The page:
For many start-ups, intellectual property (IP) is their most valuable asset. Yet founders often make the mistake of assuming that their company automatically owns the intellectual property associated with their business. Unfortunately the laws in this area are much more complex than founders realize and this leads to mistakes that could have drastic consequences for your startup’s long-term value.
First, it is important to understand what is meant by the term “intellectual property”. It is not just patents, trademarks, and copyrights (but it does include those things). It can also include your company’s domain name, the look and feel of your products or applications, trade secrets, and any other intangible property that your company might claim to own, such as images, words, or sounds that distinguish your business from others in the marketplace.
It is advisable to protect your intellectual property by filing patents, trademarks, or copyrights whenever possible to ensure that no other business can use them without your company’s permission. However, before you can protect your IP, you will need to make sure that your firm legally owns it. For instance, if you pay an independent contractor to develop intellectual property, such as computer code for your website or a jingle for your advertising, it is often the case that the intellectual property does not legally belong to you unless the contractor assigns the rights to you or your business. Determining IP ownership is essential for an effective assignment.
Another potential surprise could result from a founder thinking that they own their creations only to discover that they legally belong to the founder’s former employer. If a founder develops their new product or invention while still employed at another job, there is a possibility that the former employer could claim ownership rights to the creation. This is a particular concern if the founder made use of company equipment such a prior employer’s computer or telephone in connection with the new venture. Therefore, it is often advisable to have a founder’s previous employment agreements reviewed by an attorney for potential issues or conflicts. Each founder should carefully review any agreements with his or her prior employer (e.g., an offer letter/employment agreement, a confidential information and inventions assignment agreement, a stock options agreement, etc.) and the employee handbook to determine if there are any provisions that may give the prior employer rights to the startup’s IP. Founders should also make sure that when they leave their prior employer they don’t take anything with them (e.g., electronic files, prototypes, customer lists, etc.).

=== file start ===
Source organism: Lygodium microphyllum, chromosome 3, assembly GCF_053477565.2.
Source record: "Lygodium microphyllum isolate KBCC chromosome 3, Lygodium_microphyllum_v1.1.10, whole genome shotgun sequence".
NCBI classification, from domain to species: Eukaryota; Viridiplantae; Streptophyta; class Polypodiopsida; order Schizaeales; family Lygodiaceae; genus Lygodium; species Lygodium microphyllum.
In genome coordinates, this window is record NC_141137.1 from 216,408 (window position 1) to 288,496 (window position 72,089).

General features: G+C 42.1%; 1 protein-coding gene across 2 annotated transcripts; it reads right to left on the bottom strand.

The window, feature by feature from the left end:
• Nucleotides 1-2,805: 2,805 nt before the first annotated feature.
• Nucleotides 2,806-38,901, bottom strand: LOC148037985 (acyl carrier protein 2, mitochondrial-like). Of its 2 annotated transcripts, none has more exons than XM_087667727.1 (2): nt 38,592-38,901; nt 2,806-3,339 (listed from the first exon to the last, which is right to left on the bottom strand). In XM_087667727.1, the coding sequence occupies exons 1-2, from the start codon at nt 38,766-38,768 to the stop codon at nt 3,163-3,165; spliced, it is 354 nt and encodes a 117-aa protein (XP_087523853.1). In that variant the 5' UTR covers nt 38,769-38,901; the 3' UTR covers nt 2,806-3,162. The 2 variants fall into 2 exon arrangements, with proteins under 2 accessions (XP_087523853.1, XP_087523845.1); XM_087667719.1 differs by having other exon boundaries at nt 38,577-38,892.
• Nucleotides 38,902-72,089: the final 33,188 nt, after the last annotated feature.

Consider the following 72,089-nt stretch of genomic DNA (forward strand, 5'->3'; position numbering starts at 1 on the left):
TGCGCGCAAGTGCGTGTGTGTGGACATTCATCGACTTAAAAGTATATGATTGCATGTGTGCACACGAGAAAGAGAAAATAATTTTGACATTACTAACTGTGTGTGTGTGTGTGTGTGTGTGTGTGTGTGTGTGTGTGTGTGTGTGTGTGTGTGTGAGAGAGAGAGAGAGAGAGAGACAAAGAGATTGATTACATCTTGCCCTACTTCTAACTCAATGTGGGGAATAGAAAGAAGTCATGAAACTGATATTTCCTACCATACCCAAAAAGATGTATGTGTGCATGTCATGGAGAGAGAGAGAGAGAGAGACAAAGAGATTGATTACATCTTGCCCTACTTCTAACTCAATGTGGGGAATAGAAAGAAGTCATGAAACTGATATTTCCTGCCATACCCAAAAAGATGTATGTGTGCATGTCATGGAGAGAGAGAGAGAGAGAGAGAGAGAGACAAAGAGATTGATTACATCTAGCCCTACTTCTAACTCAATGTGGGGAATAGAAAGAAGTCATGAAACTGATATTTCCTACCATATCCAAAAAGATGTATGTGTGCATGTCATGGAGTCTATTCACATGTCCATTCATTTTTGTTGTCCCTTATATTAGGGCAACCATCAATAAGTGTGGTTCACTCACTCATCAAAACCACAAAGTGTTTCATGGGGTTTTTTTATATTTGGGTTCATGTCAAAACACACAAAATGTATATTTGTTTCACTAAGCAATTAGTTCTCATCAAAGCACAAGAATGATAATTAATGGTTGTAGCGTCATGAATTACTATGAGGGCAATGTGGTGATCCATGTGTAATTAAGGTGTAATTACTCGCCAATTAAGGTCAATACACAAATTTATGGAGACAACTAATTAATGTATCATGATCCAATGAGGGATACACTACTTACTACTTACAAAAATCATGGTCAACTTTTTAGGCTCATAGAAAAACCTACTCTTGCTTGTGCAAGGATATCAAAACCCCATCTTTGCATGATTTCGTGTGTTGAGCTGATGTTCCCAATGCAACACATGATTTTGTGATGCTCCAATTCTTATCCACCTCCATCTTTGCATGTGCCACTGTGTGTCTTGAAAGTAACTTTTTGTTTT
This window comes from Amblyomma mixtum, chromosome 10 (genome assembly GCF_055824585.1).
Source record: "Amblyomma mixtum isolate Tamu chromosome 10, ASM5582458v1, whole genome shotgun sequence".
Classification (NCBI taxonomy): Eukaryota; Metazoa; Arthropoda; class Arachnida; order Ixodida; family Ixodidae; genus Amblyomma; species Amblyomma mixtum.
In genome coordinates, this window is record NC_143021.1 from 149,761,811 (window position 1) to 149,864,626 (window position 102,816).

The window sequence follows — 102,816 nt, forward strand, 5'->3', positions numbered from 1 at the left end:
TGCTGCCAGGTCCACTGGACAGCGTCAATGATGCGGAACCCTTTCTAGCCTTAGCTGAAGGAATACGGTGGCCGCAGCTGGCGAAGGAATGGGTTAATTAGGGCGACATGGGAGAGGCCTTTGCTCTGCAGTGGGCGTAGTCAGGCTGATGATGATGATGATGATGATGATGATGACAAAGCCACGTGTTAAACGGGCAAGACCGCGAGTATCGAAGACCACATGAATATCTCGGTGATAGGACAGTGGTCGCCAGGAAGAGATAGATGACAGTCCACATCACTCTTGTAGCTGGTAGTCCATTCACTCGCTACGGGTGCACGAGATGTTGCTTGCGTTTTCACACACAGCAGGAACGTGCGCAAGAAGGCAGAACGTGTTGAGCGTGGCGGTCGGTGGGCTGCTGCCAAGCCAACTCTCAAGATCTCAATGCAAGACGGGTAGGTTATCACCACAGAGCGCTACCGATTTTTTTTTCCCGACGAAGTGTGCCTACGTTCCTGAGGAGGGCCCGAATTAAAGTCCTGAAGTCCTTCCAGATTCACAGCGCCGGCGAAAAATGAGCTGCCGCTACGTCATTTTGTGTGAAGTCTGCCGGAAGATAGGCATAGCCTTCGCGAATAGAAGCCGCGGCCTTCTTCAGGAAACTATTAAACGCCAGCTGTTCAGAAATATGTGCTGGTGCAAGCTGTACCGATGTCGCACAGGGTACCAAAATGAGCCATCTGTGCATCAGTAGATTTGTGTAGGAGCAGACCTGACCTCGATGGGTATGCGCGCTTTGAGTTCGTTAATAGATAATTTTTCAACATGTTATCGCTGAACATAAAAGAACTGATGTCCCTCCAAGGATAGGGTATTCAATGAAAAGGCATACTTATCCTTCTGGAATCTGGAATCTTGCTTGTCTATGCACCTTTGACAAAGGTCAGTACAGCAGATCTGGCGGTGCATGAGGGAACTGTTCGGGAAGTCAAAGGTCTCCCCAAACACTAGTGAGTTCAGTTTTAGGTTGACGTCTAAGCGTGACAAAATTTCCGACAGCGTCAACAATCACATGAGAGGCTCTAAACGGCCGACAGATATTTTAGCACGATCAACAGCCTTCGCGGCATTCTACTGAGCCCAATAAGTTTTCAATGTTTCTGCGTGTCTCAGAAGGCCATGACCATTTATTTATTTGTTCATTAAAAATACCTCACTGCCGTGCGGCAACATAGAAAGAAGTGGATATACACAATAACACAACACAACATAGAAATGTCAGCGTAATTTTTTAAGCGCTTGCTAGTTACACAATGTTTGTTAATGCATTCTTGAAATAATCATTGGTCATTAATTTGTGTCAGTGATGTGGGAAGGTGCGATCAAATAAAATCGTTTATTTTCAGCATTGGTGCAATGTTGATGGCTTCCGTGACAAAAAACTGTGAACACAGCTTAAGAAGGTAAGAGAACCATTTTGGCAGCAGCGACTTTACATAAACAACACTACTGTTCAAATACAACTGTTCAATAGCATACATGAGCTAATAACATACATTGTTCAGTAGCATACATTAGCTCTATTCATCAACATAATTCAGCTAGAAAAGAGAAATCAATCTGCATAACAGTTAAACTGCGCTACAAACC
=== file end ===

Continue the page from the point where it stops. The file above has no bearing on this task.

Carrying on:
It is also important to distinguish between what is owned by the company and what legally belongs to the founders. A common mistake startups make is not assigning to the company in writing all of the IP that was created or acquired by the founders prior to the company’s incorporation. Any IP created or acquired by a founder (e.g., code or a domain name) prior to incorporation is typically assigned to the company as part of the founder’s restricted stock purchase agreement or subscription agreement. A problem arises, however, if any of the founders leave prior to incorporation and take their rights to certain IP along with them.
Furthermore, any failure to assign IP to the company must be cleared up prior to seeking investor funds, as this issue will arise during due diligence. The investors will want to protect themselves against the possibility of a founder being able to walk away from the venture with the property the investors are supporting. It also gives some value to the corporation for liquidation purposes.
Answering any questions about IP ownership is better addressed early on. Otherwise, these questions might not arise until the due diligence phase of an angel investment or VC transaction. At that point, not having the answers or not being able to quickly resolve ownership issues could scare away investors and cause the deal to fall through.